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parallel 'automake' execution [0/4]

From: Ralf Wildenhues
Subject: parallel 'automake' execution [0/4]
Date: Sun, 26 Oct 2008 19:57:14 +0100
User-agent: Mutt/1.5.18 (2008-05-17)


Joakim (and others) have complained that automake has become slow
(over the course of version 1.4 through 1.10).

Well, I took a quick look, and didn't really see much in the way of
low-hanging fruits for optimization; some minor items, but nothing
really standing out, and worth of throwing effort at.  There are
quite a few changes that caused slow-downs, but they typically add
new functionality, provide better abstractions, or similar, all stuff
that I'd be hard pressed to modify a lot.

So I looked (not quick) at parallelization using Perl threads.  When
a project uses many makefiles, it should be possible to update most
of them concurrently.  Issues requiring serialization:

* warning and error output varies in order, there are un-eliminated
  duplicate warnings, and the warning message content is unstable,

* the makefile that distributes the scripts in the build-aux directory
  (AC_CONFIG_AUX_DIR) must wait for all others to have installed
  their files there (with --add-missing), to pick all of them up
  (if automake ever installs files elsewhere, this has to be revisited),

* multiple threads trying to install aux directory files at once may
  interfere (this is again mostly an unstable message content issue).

I will reply to this message with a series of patches implementing
thread support that aims to solve these issues.  I'm sure to have
overlooked some more, so feedback is highly desirable.

Issues IMO not requiring serialization:

* fatal errors; all they need is to still be recognized as fatal error,
  and still be output in full.

* verbose output; it is intended to show what's really going on, so will
  necessarily be volatile with multiple threads.

Example timings: OpenMPI, 211 makefiles (yes, I am trying to be
favorable) on an 8-way system (kudos to the GCC compile farm; the last
entry was run with 12 threads):

jobs    time    efficiency
1       36.31
2       18.99   0.96
4       11.44   0.79
8 (12)   7.63   0.59

For smaller packages which don't have many or large files,
the maximum speedup over serial execution is smaller, of course; e.g.,
coreutils is at about 25%.

Parallelization is not perfect, because:

* the scanning of and *.m4, and the treatment of the last
  makefile are not parallel,
* Perl ithreads are quite expensive beasts,
* the necessary serialization has high overhead (more efficient Perl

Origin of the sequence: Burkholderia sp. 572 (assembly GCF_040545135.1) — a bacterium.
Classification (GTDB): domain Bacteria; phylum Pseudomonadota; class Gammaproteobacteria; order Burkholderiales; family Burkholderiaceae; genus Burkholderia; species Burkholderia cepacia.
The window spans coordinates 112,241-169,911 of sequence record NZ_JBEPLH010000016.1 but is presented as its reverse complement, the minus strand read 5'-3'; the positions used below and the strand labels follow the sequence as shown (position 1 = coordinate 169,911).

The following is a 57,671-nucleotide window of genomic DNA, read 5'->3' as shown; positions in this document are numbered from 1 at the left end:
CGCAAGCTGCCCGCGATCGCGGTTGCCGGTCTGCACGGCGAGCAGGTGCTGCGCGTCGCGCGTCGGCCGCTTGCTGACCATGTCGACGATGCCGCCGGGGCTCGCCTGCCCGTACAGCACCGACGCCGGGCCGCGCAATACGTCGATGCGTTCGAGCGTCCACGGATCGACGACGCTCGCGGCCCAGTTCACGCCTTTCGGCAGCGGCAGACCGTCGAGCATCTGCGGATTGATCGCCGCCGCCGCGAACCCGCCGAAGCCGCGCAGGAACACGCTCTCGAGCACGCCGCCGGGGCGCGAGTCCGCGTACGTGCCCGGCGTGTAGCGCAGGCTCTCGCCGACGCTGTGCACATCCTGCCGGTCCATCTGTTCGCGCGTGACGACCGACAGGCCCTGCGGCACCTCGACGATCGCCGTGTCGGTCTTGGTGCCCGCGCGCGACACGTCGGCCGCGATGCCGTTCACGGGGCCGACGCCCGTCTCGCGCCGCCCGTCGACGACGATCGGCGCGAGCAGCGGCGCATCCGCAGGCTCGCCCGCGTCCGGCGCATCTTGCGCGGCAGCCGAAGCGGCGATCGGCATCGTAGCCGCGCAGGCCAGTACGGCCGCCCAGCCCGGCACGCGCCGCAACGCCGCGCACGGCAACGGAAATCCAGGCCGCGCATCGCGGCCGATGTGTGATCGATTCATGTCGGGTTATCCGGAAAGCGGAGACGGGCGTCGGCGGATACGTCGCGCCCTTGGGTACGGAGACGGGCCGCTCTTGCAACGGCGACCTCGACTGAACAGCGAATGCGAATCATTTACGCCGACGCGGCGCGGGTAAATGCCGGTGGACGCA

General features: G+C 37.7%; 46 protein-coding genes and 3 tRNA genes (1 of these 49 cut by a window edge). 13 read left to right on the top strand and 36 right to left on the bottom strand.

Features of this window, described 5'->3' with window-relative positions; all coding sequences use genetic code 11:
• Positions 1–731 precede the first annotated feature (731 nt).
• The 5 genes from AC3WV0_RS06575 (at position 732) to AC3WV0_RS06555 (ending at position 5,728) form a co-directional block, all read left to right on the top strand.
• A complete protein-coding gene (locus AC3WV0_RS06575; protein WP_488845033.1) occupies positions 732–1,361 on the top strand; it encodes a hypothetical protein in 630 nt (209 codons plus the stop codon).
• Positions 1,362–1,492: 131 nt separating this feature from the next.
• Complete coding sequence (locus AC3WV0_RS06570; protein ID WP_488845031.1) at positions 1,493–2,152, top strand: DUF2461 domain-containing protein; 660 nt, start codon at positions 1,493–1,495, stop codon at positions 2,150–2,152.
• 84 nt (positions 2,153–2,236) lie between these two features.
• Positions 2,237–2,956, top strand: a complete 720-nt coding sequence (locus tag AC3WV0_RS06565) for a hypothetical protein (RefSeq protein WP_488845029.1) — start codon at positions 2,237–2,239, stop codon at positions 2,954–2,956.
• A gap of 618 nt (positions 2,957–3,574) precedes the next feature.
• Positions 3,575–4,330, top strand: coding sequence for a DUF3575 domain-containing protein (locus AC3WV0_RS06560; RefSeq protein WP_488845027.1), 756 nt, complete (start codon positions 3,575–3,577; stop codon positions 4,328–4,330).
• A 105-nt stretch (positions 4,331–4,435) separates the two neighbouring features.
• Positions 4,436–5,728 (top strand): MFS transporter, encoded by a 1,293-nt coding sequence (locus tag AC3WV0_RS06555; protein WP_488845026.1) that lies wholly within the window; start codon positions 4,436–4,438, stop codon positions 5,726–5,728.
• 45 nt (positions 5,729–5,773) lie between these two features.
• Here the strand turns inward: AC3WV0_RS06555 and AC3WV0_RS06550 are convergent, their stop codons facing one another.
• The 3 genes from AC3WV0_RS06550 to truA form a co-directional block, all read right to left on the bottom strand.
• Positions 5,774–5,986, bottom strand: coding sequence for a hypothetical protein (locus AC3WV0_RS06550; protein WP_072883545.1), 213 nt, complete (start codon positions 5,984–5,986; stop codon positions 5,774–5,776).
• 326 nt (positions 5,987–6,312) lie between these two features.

primitives would probably help).

The last point may not be helped by the fact that I wanted output to
have progress (i.e., the master should output messages as they become
available, not just after all files are done), for better interactive
user experience.

Threaded execution is enabled when ithreads are available, suitably many
makefiles are to be processed, and when the user has set the environment
variable AUTOMAKE_JOBS to a positive number.  I'm not yet certain about
the final API to provide, so here's my rationale to use this rather than
a --jobs argument (or both):

automake is run a lot from a command line and from autoreconf, but just
as well from a bootstrap/autogen script, or triggered by the rebuilding
rules hardcoded in files.  Now, where would --jobs arguments
be stored?
* passing AUTOMAKE='automake --jobs...' to autoreconf is ok but not
* likewise for scripts,
* rebuilding rules should not contain them, because their optimal value
  is inherently system-dependent, and should not be used on other

Providing both an environment variable as well as a command line
argument would lead to the question of precedence.  So my line of
thinking is that storing an appropriate value per-system, say in
~/.bashrc, seems like a good idea.  Of course own downside of
environment variables is their non-obviousness for debugging.

Ideally of course, no explicit switch would be needed at all;
however, I haven't found a portable Perl module that figures out
the number of processors/cores on a system, also the user should
have a lever to turn off threaded execution for unexpected bugs.

Review and testing much appreciated; I am aware of the ugliness of some
of the changes, from an internal details POV.  Anything weird in output
or even differences in files are bugs that need fixing.


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